How to

How to repair a cracked by plastic welding

calendar-icon 08 January 2019

Three steps to a swift, smart and durable repair

They might be small, but cracked and broken plastic panels can be some of the most difficult repairs to make. However, with a few tweaks you should be able to save the part and turn a tricky job into a solution that works for you and your customers. Being able to repair these parts will not only bring more work into your shop but also help the environment by reducing wastage.

Here, Rapid Repair Specialist Wayne Beardmore, owner of Damage Undone, gives his tips on plastic welding and explains how he honed his approach with the help of Q1 automotive masking products.

Stage one: Identification and welding

Firstly, identify the type of plastic you’re working on, majority of the bumpers will be Polypropolene (PP) and this is easy to work with. You can normally find this marked on the back of the panel or part, and this will tell you which plastic welding rod you need. Once you’ve got that information to hand, the next step is to make the surface as flat as possible.

Heat any protruding edges to ensure they align with the rest of the area, then use a die grinder and burr to create a groove along the crack. Using a Hot Air Welder melt the plastic welding rod into the channel you’ve created, making sure both substrates are fully joined.

Stage two: Skimming and sanding

Next, you’ll need to prepare the surface for skimming with glaze. To do this, sand the welded area level using a mini DA sander, starting off with a 50 or 80 grit disc. Protect any swage lines by running a length of tape along them; Q1’s automotive-specific masking tape bends nicely around curves, ensuring you to know where the edge is when you come to skim. Once the main section has been skimmed with a thin layer of glaze, peel back the tape and feed the skim carefully down over the swage line.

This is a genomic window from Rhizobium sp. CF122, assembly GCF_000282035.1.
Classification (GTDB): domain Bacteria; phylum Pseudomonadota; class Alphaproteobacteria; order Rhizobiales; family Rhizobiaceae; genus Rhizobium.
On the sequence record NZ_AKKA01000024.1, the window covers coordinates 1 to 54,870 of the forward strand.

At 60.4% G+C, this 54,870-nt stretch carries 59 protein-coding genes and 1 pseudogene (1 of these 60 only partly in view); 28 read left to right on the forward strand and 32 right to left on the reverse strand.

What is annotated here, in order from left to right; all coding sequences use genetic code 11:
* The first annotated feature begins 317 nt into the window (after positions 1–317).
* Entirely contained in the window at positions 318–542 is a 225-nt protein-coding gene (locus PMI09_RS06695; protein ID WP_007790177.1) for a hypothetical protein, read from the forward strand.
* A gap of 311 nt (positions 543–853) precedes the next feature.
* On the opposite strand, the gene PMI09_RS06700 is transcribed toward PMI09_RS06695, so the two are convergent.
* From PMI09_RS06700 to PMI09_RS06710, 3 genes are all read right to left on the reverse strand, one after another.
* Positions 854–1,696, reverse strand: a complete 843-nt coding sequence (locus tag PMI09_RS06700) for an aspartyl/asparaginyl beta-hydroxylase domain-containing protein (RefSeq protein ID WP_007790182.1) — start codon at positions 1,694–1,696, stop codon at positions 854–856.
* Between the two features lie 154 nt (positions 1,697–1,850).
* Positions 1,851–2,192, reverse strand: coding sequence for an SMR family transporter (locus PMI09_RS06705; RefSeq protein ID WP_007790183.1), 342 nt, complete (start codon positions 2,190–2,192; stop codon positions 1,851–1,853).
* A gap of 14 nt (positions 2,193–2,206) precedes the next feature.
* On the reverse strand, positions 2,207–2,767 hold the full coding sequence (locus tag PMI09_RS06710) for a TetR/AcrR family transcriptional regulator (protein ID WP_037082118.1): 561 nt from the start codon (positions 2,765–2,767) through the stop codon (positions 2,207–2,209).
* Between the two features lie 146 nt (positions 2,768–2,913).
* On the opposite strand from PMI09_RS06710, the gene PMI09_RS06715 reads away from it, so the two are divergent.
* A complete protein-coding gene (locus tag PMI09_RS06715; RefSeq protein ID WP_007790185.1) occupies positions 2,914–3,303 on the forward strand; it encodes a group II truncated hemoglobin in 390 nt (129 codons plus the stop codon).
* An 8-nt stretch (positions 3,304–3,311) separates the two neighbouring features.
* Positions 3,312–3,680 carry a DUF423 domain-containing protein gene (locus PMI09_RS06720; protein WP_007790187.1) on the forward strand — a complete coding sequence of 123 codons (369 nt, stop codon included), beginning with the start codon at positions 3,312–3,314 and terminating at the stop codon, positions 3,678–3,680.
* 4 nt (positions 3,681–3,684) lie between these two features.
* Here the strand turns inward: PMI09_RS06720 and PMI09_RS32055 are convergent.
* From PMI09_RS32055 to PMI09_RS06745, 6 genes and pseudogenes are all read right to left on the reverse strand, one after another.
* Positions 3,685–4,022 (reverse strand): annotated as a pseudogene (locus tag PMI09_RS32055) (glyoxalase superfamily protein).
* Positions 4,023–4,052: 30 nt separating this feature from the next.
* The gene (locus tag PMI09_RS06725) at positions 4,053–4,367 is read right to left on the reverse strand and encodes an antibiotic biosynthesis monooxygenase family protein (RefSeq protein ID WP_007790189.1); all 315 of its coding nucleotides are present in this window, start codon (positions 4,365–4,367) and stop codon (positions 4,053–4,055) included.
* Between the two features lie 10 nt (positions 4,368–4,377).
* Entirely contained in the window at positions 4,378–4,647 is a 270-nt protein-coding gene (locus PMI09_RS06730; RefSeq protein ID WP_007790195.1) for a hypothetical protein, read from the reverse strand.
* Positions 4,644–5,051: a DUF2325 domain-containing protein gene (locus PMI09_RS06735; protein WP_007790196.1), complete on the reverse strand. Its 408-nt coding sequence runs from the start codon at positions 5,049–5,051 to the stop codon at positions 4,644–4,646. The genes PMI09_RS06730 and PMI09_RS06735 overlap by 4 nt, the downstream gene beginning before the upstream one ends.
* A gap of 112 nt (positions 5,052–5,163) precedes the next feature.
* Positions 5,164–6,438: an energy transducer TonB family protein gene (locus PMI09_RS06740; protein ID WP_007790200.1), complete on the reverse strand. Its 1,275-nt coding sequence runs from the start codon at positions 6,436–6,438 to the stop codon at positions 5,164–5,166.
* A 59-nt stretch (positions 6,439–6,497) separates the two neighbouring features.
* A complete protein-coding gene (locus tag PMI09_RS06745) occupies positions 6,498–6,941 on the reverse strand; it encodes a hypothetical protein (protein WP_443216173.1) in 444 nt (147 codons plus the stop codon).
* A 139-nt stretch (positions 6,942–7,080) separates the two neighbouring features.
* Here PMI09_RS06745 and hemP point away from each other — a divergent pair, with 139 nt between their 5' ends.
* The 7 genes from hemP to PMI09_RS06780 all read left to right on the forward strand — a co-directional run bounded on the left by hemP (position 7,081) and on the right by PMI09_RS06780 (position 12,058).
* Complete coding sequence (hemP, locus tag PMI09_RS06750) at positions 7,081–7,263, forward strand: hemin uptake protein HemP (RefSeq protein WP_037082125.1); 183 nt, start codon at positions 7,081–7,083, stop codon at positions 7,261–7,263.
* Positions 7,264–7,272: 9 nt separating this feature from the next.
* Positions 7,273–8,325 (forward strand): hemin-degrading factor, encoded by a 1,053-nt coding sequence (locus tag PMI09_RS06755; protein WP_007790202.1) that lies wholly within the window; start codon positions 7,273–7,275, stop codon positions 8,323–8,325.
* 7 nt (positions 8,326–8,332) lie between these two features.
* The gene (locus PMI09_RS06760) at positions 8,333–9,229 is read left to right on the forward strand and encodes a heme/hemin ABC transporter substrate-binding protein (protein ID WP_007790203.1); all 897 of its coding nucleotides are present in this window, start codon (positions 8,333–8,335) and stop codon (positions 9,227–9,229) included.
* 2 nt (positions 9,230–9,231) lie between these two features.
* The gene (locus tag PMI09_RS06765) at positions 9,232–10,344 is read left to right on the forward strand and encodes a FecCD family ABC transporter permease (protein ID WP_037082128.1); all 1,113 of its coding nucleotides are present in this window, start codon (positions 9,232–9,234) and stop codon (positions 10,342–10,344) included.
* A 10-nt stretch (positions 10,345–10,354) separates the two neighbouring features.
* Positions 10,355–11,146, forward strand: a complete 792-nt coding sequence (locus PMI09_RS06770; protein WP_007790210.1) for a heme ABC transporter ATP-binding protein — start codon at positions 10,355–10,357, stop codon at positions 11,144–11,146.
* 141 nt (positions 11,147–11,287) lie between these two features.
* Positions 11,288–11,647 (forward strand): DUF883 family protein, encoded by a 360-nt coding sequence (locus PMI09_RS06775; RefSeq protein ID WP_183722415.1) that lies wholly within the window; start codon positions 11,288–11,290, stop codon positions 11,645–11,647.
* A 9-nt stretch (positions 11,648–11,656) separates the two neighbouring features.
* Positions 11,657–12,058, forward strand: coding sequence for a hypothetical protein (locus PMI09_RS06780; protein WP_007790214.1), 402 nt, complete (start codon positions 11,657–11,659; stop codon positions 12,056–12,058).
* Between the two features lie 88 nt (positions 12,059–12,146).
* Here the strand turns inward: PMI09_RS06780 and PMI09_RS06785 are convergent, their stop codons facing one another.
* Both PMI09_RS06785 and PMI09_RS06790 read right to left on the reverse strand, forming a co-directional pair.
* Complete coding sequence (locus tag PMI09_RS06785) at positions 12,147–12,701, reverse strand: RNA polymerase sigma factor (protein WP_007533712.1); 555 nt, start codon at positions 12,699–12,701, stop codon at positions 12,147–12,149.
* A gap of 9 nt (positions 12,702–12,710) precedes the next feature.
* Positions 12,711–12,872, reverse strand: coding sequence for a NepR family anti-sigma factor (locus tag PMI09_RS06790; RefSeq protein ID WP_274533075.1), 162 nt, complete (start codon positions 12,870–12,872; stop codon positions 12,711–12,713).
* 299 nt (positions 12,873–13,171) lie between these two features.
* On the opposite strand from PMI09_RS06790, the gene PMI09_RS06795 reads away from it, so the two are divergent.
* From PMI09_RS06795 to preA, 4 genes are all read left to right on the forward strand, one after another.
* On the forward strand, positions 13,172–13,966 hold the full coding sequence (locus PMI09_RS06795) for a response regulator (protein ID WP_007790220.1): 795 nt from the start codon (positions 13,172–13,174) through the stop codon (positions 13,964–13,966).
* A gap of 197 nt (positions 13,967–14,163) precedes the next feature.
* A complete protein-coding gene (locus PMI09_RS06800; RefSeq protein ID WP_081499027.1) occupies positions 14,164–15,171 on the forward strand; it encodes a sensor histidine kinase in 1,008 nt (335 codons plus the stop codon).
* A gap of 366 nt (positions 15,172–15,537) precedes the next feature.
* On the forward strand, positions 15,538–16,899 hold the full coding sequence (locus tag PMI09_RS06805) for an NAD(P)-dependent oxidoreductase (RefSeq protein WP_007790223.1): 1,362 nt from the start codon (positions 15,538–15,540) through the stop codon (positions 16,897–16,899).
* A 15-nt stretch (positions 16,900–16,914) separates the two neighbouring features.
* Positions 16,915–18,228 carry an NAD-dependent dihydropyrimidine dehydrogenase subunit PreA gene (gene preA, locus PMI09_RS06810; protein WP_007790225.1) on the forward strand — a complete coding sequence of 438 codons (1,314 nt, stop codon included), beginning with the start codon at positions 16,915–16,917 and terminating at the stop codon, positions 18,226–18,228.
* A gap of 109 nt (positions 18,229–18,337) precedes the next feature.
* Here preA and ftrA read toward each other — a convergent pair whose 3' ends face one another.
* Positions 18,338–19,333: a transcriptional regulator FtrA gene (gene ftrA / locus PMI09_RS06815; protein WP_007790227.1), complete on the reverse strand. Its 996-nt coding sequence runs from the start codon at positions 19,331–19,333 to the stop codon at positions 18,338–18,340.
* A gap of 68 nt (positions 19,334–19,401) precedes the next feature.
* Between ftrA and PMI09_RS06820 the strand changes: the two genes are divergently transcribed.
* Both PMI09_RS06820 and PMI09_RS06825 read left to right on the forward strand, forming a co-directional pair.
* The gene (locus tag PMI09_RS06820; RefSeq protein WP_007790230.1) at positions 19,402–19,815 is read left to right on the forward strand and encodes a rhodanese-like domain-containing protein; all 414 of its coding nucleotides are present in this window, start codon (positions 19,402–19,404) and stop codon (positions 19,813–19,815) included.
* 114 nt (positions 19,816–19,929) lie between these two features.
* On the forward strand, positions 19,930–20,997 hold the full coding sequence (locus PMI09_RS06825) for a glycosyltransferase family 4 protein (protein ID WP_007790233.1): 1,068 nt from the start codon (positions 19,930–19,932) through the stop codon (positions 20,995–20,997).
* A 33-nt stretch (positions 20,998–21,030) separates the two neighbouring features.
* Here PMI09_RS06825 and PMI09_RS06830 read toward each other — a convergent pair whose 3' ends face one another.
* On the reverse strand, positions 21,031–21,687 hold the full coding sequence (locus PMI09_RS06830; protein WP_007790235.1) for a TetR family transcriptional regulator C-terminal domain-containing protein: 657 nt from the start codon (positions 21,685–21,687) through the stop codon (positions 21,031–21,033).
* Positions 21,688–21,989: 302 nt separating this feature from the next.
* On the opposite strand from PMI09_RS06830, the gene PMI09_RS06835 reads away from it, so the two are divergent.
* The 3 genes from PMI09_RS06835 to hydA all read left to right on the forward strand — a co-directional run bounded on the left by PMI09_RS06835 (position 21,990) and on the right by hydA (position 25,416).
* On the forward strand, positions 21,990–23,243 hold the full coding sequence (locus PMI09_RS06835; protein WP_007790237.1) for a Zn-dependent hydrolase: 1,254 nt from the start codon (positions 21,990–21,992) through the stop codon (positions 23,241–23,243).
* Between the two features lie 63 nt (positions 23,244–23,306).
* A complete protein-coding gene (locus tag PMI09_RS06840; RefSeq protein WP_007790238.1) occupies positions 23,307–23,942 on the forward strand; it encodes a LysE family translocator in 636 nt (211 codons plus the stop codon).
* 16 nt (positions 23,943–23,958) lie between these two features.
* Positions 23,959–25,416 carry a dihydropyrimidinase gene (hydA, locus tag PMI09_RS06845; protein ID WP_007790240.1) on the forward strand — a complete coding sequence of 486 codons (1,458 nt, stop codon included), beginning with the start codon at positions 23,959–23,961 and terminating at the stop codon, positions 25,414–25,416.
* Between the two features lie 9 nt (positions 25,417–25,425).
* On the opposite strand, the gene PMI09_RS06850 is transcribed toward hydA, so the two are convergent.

Now it’s time to sand. As with any filler or primer work, you should use a guide coat to view any imperfections, such as high or low spots, on the skimmed area. It’s important to protect any swage lines again with masking tape, before sanding. Sand the area again, then prepare it for priming with a DA sander and 400grit disc.

Stage Three: Priming and painting

When it comes to priming, the aim is to make the area of repair as small as possible. Wayne likes to do this by making a soft border around the repair area with Q1’s 13mm Premium Soft Edge Foam Masking Tape.

You should also protect the rest of the car before priming. Q1’s Premium Masking Drop Film is easy to apply and is treated with corona to help it stick to the car with static. This makes for an altogether quicker priming process – Wayne uses Glasurit UV primer and the Telsa Cure UV lamp, which takes between 30 seconds to 1 minute to cure.

damage undone plastic sheet

By this point, you’ll have made the repair, and skimmed and primed the area, but you’ll still need to make sure any areas of the car which don’t need painting are fully protected. Q1’s Premium Trim Masking Tape and paper are just the ticket, enabling you to paint, lacquer and fade with confidence.

Wayne also uses Q1’s 13mm Premium Soft Edge Foam on the blending out areas.

plastic bend

Finally a light polish is applied using Farecla G360 over the fade out area to finish the job off.

Damage Undone made the switch to Q1 products after experiencing the premium performance quality for themselves – is it time you switched? Find out more here.

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